Safe to say the Grammys haven't killed Kendrick Lamar's vibe.
After the 26-year-old rapper lost the Grammy Award for Best Rap Album to Macklemore & Ryan Lewis on Sunday, Jan. 26—an honor which even the Seattle-based musician believed the good kid, m.A.A.d. city star deserved—Lamar has since opened up about the headline-making snub, admitting he holds no hard feelings towards neither the Recording Academy nor his fellow rap stars.
"It's well-deserved; he did what he did, man," Kendrick told XXL of Macklemore's Grammys sweep. "He went out there and hustled and grinded. Everything happens for a reason; the universe comes back around, that's how it go."
Macklemore & Lewis took home four Grammys: Best Rap Performance, Best Rap Song, Best Rap Album and Best New Artist. Meanwhile, Kendrick, who was nominated in seven categories—including Best New Artist, Album of the Year and Best Rap Album, among others—failed to take home a single award.
But we weren't the only ones who were seemingly shocked by Lamar's Grammys' snub. Macklemore himself took to Twitter after the show to share a text he sent to the Compton-based rapper, in which he apologized for taking home the top accolade in the rap category.
"You got robbed. I wanted you to win. You should have," Macklemore wrote in the message, which he then posted to his Instagram account. "It's weird and sucks that I robbed you. I was gonna say that during the speech. Then the music started playing during my speech, and I froze. Anyway, you know what it is. Congrats on this year and your music. Appreciate you as an artist and as a friend. Much love."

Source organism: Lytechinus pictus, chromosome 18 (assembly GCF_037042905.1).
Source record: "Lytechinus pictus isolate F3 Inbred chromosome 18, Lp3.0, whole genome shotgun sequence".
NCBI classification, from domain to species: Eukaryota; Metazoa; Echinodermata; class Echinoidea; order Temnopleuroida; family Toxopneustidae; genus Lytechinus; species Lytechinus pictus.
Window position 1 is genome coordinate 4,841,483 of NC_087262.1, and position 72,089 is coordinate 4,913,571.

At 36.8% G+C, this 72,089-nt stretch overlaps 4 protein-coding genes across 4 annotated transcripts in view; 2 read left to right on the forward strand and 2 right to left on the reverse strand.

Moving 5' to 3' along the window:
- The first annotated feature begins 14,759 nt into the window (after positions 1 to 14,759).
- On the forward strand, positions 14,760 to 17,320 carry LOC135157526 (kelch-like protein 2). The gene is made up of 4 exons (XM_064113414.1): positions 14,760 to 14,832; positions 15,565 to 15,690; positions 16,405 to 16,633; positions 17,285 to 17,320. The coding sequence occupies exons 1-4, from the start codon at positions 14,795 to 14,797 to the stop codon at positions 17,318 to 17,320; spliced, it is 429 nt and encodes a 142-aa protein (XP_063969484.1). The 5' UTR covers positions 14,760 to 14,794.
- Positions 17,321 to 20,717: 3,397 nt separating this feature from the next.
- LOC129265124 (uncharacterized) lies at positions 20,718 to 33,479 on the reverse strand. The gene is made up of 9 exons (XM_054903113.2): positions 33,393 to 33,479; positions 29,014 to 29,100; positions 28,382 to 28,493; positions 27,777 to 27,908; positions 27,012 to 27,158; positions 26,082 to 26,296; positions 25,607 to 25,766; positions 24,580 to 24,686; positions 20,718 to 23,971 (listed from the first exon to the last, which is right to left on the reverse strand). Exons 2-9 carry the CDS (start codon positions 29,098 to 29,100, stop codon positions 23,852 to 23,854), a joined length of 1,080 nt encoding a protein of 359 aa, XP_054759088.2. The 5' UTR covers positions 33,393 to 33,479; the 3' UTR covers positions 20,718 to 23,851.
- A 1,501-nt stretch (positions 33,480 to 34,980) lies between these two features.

While Lamar may have gone home empty-handed, he still made headlines for his performance with Imagine Dragons, which has been called one of the best Grammy performances of the night.
And he's not slowing down anytime soon, most recently performing his song "Backstreet Freestyle" at rapper Dom Kennedy's show on Tuesday, Jan. 28 in New York, where XXL also asked the rapper if he believes hip-hop should receive more attention on music's biggest night (Macklemore & Ryan Lewis, Jay Z and Lamar were the only rappers to take the Grammys stage, but gave three of the night's best performances).
"I definitely feel like they should always have more of the culture up in there, for sure, because we definitely stand out just like any other genre," he said. "We part of the world. We part of the movement. So I think any awards, including the Grammys, should always push for more hip-hop because it's music as a whole, it's not just splitting different regions. Everything moves as far as sound and vibrations, and that's how it goes. And we are a part of that."
Poetic justic, indeed.